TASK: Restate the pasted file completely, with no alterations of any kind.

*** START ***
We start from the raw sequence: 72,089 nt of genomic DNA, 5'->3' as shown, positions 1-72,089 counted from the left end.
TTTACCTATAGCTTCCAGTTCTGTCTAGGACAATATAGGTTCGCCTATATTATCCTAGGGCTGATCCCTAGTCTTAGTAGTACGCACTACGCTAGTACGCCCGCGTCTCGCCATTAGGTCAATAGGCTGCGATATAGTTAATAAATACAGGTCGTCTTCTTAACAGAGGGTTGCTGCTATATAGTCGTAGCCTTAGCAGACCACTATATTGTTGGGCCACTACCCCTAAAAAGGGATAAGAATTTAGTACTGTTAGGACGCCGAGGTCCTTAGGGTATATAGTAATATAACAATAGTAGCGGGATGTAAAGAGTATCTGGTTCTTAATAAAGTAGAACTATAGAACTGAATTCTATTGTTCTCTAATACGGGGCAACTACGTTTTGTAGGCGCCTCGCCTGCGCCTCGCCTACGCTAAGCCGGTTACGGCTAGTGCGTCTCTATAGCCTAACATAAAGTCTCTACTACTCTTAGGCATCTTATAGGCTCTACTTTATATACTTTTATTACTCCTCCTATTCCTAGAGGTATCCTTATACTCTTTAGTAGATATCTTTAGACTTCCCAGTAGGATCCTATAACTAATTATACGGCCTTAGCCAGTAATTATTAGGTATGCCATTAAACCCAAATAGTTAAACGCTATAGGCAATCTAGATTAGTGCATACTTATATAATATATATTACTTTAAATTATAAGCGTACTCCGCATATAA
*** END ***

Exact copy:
We start from the raw sequence: 72,089 nt of genomic DNA, 5'->3' as shown, positions 1-72,089 counted from the left end.
TTTACCTATAGCTTCCAGTTCTGTCTAGGACAATATAGGTTCGCCTATATTATCCTAGGGCTGATCCCTAGTCTTAGTAGTACGCACTACGCTAGTACGCCCGCGTCTCGCCATTAGGTCAATAGGCTGCGATATAGTTAATAAATACAGGTCGTCTTCTTAACAGAGGGTTGCTGCTATATAGTCGTAGCCTTAGCAGACCACTATATTGTTGGGCCACTACCCCTAAAAAGGGATAAGAATTTAGTACTGTTAGGACGCCGAGGTCCTTAGGGTATATAGTAATATAACAATAGTAGCGGGATGTAAAGAGTATCTGGTTCTTAATAAAGTAGAACTATAGAACTGAATTCTATTGTTCTCTAATACGGGGCAACTACGTTTTGTAGGCGCCTCGCCTGCGCCTCGCCTACGCTAAGCCGGTTACGGCTAGTGCGTCTCTATAGCCTAACATAAAGTCTCTACTACTCTTAGGCATCTTATAGGCTCTACTTTATATACTTTTATTACTCCTCCTATTCCTAGAGGTATCCTTATACTCTTTAGTAGATATCTTTAGACTTCCCAGTAGGATCCTATAACTAATTATACGGCCTTAGCCAGTAATTATTAGGTATGCCATTAAACCCAAATAGTTAAACGCTATAGGCAATCTAGATTAGTGCATACTTATATAATATATATTACTTTAAATTATAAGCGTACTCCGCATATAA